Cassa Geographic Location in Samthô | World Anvil
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General introduction

A cassa (pl.: cassé) is a sacred grove in Tarrabaenian religion. This institution is ancient and dates back the the time when Tarrabaenians were still a migratory people or just transitioned to sedentiariness. Cassa show, that Tarrabaenian religious activities had a strong and intimate connection to nature. Only later, with the urbanisation after the migration to present day Tarrabaenia, religious activities also became more urbanised, temples were erected and religious activities in part shifted into the cities. However, many cults still have cassé and religious activities are necessarily to be conducted there instead of at the temples. So the cassé still play an important role in contemporary Tarrabaenian religion.

Sites and features

Every major Tarrabaenian city has a number of cassé around it, as originally many deities of the Tarrabaenian pantheon were connected to nature, natural phenomena or certain gographical features. Especially the latter aspect is strongly represented in the position of these sacred groves, as they are often located around a spring, on a hill, in a ravine or around a distinguished tree or rock or rock formation.

Cassé are characterised by the presence of at least an altar or a group of altars to make sacrifices and a path leading around the borders of the sacred area belonging to the cassa. The path is important to perform a lústrásió, which is a necessary introductory ritual for every other ritual that follows it. Some cassé also have a shrine dedicated to the diety they are connected to. They also have an entrance, that does not necessarily have to be marked in a specific way, but at least some have a stela or even a small portal leading into them. Outer margins of cassé are marked by stone settings.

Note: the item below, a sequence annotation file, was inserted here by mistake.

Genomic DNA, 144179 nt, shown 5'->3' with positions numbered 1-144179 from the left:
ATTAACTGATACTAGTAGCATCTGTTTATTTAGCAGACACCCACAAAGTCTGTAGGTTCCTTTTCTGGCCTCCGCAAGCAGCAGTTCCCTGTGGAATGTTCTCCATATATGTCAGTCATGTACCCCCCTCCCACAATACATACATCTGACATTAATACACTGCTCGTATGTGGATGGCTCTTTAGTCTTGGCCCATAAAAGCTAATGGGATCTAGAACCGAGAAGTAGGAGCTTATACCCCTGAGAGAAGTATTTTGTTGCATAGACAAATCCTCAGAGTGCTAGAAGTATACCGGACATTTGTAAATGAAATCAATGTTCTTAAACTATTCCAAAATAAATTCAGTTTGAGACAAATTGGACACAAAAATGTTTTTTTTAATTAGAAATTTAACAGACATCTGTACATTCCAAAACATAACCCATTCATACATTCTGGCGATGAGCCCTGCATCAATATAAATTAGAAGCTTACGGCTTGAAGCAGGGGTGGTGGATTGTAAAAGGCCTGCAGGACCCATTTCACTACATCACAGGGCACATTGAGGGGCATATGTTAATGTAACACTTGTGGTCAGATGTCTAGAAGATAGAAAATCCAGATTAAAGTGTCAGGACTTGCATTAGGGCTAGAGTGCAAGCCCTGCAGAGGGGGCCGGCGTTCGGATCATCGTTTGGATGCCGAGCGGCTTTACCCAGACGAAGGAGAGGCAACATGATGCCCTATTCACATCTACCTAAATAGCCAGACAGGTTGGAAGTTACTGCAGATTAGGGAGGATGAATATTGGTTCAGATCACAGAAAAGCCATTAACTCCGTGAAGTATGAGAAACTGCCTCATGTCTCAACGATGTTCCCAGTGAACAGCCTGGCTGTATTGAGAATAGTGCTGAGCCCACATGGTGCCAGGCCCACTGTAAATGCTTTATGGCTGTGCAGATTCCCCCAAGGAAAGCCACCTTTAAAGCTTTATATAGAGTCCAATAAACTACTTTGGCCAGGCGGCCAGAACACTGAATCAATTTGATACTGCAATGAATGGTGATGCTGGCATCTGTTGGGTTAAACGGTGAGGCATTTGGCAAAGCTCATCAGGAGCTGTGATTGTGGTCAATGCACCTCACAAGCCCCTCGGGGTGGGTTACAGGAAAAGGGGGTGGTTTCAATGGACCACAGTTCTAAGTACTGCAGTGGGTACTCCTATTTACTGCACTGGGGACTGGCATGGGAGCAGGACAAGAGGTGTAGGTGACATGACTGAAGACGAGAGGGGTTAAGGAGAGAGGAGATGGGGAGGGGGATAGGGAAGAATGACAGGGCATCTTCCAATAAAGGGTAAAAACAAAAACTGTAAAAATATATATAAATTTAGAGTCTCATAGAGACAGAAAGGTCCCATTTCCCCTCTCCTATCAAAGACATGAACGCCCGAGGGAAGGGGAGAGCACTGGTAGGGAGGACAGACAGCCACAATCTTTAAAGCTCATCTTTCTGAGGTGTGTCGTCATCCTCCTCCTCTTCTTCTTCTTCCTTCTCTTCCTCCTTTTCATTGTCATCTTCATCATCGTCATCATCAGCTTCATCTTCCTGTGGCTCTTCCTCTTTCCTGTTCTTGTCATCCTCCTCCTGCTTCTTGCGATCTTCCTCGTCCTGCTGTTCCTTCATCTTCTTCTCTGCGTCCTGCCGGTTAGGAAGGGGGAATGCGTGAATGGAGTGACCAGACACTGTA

Activities connected to a cassa

Cassa may only be entered by religious specialists or by individuals accompanied by religious specialists. The common people learn the sites of the cassé early on and keep a respectful distance. Entering into a cassa without permission is usually followed by a death sentence, marking the highly important role of these cassé in Tarrabaenian religion.

Depending on which deity the cassa belongs to, the rituals performed there vary. Generally speaking these sacred groves are places of sacrifice, which explains the altar present in all of them. What is sacrificed as well as the kind of sacrificial ritual depends not only on the associated deity, but also, what the reason or purpose of the sacrificial ritual has. Notable general differences are offering of female animals to female deities or animals of certain colours to deities somehow associated to those colours. White animals for example are chosen for deities of the sky, the day, stellar bodies or health, cleanliness and chastity.



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